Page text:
Sermon for December 13, 2015

Verlee A. Copeland

Texts Isaiah 40:1-11 and Mark 1:1-4


Finding Joy in Sorrow


The year I turned three we didn’t go to church for Christmas. We had moved to tiny house number two of three tiny houses, following my father who was following a job to dig us out of a hole I was too young to know we were in. All I know is that my baby brother and I got a set of plastic Mickey Mouse ears and some cardboard building blocks for Christmas and that my mother was sad and my father was nervous.

         I later learned that my father had gone bankrupt, partnering with a scoundrel, and that we had to move away from the first house my parents ever owned on acreage in the country, with dreams of horses and children playing in the fields. Now here we were in a rented house in the city on a busy street, alone in a house with mom while Dad started over in the job that he could not have known would become his thirty-year career.

         What made that Christmas sad was not that we moved, or that Dad had a new job, or that we didn’t have any money for Christmas presents. What made Christmas sad was that we didn’t yet have a church. It’s the only time in six decades that I haven’t been to church for Christmas.

         Fortunately, it doesn’t have to be that way. “Comfort, O comfort my people, says your God…He will feed his flock like a shepherd; he will gather the lambs in his arms, and carry them in his bosom, and gently lead the mother sheep.”

         If ever the world needed God’s comfort it is in such a time as this. Warnings of climatic catastrophe and random acts of violence raise anxiety for people everywhere. We entered the season of Advent this year with an inordinate measure of sorrow, in some of our lives and in many parts of the world from Paris to San Bernadino. Things we once thought we could count on seem uncertain. Civility in public discourse seems to have all but disappeared.

         It’s tempting to put on ashes and sackcloth, the costume of mourning in ancient times. Who could blame us for sitting around wringing our hands in the face of it all. The gap between the suffering of our lives and the joy of the Lord seems inordinately vast, after all.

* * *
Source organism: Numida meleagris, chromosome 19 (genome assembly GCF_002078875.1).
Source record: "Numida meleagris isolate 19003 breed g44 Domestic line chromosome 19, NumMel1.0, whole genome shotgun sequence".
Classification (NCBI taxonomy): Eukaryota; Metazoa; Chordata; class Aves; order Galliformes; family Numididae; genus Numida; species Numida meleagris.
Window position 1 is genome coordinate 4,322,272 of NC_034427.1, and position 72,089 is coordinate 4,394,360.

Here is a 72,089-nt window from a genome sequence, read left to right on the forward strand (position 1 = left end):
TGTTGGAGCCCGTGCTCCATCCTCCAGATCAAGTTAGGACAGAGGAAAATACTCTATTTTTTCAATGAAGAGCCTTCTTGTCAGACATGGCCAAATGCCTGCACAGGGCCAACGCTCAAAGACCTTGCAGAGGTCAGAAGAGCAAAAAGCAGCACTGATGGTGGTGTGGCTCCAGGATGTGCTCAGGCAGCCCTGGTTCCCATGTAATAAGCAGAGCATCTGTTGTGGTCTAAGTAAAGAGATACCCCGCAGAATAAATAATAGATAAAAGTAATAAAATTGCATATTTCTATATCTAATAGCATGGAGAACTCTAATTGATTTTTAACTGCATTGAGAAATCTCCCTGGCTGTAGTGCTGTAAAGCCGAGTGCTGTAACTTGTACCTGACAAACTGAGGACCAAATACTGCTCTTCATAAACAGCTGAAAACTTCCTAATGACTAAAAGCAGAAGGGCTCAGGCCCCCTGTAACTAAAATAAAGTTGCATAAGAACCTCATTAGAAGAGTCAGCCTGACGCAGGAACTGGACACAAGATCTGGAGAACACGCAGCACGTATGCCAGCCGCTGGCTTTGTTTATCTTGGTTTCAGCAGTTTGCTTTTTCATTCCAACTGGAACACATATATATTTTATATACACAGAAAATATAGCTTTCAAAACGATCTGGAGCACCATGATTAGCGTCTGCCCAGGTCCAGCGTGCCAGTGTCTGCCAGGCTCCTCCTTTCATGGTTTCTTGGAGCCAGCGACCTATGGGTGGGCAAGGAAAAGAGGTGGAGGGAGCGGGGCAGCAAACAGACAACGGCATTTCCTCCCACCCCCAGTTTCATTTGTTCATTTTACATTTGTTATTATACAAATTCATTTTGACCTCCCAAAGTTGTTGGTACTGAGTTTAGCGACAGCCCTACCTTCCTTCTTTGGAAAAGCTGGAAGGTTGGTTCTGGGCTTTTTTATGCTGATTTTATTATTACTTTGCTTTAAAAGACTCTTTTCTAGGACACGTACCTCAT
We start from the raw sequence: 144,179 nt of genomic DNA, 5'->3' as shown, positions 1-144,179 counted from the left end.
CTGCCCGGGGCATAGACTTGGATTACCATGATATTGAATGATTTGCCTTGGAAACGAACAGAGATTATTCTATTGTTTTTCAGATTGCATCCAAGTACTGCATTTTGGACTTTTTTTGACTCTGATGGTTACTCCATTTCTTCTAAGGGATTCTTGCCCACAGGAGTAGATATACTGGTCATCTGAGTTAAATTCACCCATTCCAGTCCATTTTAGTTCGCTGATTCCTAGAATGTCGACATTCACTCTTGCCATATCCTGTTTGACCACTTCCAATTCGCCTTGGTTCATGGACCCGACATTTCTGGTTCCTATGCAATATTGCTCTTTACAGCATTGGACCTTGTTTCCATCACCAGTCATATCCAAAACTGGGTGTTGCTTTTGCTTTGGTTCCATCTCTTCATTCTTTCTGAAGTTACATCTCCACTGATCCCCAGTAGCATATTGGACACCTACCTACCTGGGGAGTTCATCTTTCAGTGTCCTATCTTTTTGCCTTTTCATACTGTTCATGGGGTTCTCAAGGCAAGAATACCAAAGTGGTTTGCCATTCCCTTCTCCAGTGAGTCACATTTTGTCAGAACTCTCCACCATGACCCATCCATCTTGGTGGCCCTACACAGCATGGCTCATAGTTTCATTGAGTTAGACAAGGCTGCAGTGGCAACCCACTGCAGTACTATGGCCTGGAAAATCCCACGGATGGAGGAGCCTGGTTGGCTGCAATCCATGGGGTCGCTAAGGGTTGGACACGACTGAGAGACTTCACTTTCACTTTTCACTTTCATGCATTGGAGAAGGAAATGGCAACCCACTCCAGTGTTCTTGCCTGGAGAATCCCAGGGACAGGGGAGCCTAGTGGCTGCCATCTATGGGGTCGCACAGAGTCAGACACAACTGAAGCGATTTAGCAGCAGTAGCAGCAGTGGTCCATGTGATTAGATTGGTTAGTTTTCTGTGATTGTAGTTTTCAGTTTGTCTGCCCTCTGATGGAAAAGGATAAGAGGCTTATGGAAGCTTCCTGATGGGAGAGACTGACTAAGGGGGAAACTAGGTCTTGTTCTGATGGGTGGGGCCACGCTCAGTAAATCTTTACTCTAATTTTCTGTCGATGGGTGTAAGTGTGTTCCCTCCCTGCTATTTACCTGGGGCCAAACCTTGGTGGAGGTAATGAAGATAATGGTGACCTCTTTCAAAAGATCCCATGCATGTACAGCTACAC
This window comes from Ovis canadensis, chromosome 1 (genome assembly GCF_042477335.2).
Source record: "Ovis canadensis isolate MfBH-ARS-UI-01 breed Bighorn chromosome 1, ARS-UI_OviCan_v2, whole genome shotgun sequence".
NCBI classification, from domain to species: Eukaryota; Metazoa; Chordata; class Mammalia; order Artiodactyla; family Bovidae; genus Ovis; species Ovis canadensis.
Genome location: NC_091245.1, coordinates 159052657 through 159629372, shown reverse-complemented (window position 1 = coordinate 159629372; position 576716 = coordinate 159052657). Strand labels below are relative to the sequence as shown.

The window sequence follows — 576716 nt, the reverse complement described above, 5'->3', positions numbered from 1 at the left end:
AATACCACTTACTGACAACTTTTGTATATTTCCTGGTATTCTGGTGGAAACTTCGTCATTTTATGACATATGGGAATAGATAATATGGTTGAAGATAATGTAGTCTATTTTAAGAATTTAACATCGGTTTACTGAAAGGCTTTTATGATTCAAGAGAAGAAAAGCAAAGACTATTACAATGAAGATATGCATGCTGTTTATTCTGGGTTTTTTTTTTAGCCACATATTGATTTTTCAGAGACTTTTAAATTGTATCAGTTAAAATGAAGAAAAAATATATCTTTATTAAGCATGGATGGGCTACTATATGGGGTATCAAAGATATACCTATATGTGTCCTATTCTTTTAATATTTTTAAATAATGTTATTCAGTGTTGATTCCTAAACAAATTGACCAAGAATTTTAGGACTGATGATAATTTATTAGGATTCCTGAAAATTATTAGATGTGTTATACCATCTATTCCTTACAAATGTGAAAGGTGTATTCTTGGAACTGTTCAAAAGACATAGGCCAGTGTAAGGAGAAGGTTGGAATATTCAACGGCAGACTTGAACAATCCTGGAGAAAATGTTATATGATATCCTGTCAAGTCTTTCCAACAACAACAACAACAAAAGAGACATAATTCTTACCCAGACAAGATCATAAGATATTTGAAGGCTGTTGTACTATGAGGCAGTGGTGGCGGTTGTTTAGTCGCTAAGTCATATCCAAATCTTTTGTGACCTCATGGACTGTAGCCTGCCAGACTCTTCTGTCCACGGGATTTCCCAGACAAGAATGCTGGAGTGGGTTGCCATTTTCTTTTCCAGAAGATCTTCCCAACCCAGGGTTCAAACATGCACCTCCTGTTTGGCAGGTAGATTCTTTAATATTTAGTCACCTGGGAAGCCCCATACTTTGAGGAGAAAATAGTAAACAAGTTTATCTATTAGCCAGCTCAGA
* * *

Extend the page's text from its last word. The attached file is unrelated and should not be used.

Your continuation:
Hear God’s Good news. Help is on the way. From the time of the prophet Isaiah, God has promised God’s people that in the midst of every sadness, there will be comfort, at the heart of all suffering, there will be a certain joy.

         God is producing a great cosmic play that ends with the utter transformation of the world into a peaceable kingdom where lion lays down with the lamb. The comfort we need is coming. The prophet says prepare the Way for the Lord…Get ready.

         We don’t make comfort happen. We can, though, if we choose, create a context in our lives and the world into which God’s comfort will be born.

         When a baby is coming into the family, everyone prepares. First time parents clean out the spare bedroom and haul boxes to the attic. Friends host a baby shower to gather needed supplies and cute toys for a child they can only imagine and do not yet know by name. Extended family members plan journeys to be present for the big event.

         But make no mistake, the baby will come whether the parents are prepared or not. The life that grows inside a mother will in due season enter the world, ready or not, one way or the other, whether or not the nursery is painted pink or blue or green, or Baby Gap has delivered the latest environment friendly diapers. The preparations we make as parents are for our sake, not the baby’s sake. The child cares little whether or not she is laid down in a shoebox lined with warm dishtowels, or a $2,000 crib. All she cares about is that she is received in love by someone with single-minded devotion who anticipates her arrival with joy. Prepare the way of the Lord.

         We prepare the way of the Lord like parents of a firstborn infant, creating an inviting place to receive the anticipated child.

Or consider another scenario. We prepare the way of the Lord like stage-hands at the Ogunquit Theater, gathering props. John the Baptist appears as the pre-season house manager, shouting orders for everybody to repent of their sins. He’s not dressed up for the play. It’s not yet opening night. He’s wearing his prophetic work clothes, a hair shirt, and eating locusts and wild honey, not filet mignon and lobster. “Repent”, he says, “clean out your spiritual house”. Get rid of the detritus from last year’s production, the trash that litters the stage of your life. The past is over. All that matters now is God’s coming season.

         He gives us a sneak preview of the big event. The most famous director of all time is coming to our little hometown. We catch a glimpse of the theme of the event.